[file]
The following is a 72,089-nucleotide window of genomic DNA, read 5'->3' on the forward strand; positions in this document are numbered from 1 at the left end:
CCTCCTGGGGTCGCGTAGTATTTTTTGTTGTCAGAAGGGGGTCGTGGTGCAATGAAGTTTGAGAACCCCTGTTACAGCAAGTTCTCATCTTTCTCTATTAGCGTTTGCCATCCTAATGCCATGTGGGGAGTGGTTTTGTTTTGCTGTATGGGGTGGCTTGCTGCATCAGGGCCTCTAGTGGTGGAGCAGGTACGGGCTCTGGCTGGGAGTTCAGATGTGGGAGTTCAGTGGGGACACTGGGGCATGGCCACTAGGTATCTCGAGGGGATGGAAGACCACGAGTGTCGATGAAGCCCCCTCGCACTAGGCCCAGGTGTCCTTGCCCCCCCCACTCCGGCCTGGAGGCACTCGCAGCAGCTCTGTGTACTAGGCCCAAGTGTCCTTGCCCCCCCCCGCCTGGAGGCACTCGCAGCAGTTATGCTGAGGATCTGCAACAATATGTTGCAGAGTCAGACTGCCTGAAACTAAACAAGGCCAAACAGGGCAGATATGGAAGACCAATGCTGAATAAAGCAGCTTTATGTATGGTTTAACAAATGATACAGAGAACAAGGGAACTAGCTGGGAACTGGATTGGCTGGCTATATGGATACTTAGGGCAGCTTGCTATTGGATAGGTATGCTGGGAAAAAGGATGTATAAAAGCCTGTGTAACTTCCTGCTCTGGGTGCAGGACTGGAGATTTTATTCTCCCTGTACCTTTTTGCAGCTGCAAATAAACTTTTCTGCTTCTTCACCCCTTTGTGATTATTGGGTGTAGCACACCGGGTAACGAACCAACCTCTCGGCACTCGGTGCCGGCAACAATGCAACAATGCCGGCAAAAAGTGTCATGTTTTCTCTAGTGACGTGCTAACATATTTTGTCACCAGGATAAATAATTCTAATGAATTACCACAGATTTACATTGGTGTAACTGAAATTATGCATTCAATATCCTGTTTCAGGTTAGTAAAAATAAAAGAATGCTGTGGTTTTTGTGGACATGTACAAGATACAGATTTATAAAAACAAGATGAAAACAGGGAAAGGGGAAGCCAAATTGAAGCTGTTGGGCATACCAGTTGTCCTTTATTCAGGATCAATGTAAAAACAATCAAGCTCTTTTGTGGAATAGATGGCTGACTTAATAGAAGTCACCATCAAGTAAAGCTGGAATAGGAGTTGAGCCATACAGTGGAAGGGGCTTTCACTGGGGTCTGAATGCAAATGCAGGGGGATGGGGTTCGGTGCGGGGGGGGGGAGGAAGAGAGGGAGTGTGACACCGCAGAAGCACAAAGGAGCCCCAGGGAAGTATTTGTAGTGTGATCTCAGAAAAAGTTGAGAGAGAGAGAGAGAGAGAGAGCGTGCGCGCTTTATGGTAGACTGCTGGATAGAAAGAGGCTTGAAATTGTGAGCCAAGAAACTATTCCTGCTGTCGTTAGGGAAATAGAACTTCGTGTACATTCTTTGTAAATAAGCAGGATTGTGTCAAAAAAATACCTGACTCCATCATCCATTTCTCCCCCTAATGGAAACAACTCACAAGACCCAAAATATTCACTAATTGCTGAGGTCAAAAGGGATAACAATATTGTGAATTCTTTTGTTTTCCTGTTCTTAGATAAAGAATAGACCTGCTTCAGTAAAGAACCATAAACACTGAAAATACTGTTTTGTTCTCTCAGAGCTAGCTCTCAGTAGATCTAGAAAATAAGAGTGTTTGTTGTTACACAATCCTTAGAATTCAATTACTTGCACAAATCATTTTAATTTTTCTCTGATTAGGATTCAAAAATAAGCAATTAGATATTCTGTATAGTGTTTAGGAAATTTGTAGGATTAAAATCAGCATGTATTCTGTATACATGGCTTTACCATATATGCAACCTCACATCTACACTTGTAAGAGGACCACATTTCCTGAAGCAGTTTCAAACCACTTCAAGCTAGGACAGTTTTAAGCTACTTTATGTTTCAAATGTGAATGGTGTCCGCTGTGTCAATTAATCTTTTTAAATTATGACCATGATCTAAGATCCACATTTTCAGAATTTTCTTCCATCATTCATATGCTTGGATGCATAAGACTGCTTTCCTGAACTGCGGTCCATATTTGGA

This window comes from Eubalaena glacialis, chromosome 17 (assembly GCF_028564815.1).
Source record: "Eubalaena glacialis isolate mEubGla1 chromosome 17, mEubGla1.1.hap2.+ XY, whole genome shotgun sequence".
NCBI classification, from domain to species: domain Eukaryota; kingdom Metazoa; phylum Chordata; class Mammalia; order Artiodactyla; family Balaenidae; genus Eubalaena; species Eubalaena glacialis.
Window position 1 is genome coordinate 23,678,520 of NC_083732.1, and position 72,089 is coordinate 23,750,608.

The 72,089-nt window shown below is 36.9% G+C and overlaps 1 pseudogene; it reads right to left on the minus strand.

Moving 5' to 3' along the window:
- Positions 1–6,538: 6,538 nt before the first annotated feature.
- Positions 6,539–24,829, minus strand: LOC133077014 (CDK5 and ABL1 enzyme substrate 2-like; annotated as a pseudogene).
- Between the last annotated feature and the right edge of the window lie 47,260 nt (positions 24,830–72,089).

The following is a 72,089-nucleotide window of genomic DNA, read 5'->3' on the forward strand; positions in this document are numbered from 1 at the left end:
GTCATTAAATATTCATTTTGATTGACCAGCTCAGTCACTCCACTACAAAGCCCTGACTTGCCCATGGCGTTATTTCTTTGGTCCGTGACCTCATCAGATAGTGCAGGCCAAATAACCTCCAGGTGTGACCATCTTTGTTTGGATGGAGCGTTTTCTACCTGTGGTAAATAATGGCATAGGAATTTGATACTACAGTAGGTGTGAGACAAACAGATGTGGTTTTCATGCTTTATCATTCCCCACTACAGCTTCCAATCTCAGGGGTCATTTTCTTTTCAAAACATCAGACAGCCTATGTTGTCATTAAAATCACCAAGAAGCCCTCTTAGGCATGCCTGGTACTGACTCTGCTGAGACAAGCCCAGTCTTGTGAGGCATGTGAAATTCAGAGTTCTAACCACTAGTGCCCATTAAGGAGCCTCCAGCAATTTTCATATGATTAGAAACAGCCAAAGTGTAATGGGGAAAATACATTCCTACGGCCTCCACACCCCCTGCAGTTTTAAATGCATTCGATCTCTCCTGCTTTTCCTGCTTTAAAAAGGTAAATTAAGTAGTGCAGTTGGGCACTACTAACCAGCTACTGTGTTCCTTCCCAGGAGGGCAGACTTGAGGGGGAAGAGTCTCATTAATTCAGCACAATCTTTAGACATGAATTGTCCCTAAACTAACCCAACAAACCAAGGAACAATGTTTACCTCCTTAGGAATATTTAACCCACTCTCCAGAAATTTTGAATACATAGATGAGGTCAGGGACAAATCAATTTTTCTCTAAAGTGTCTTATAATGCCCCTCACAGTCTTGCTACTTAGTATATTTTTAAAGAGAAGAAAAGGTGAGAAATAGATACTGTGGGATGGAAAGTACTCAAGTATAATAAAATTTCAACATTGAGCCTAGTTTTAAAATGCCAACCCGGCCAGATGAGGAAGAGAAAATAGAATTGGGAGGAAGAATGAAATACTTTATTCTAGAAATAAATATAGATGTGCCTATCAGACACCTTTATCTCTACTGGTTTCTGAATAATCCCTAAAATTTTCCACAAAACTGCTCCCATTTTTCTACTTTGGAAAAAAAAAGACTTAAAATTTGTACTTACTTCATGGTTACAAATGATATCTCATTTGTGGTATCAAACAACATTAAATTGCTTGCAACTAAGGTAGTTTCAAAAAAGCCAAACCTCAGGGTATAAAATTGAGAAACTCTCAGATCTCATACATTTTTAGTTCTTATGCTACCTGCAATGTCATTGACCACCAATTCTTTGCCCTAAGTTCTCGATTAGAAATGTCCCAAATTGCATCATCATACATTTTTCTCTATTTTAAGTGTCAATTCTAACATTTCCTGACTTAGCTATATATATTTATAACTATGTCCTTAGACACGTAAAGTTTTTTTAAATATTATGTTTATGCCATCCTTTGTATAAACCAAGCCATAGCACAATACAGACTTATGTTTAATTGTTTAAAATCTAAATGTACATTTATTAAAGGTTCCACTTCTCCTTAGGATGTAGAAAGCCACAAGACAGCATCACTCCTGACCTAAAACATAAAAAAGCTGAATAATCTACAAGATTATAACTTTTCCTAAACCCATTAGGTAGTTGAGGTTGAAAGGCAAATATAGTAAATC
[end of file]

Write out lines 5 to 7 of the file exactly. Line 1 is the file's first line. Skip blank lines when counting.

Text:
NCBI classification, from domain to species: domain Eukaryota; kingdom Metazoa; phylum Chordata; class Mammalia; order Artiodactyla; family Balaenidae; genus Eubalaena; species Eubalaena glacialis.
Window position 1 is genome coordinate 23,678,520 of NC_083732.1, and position 72,089 is coordinate 23,750,608.

The 72,089-nt window shown below is 36.9% G+C and overlaps 1 pseudogene; it reads right to left on the minus strand.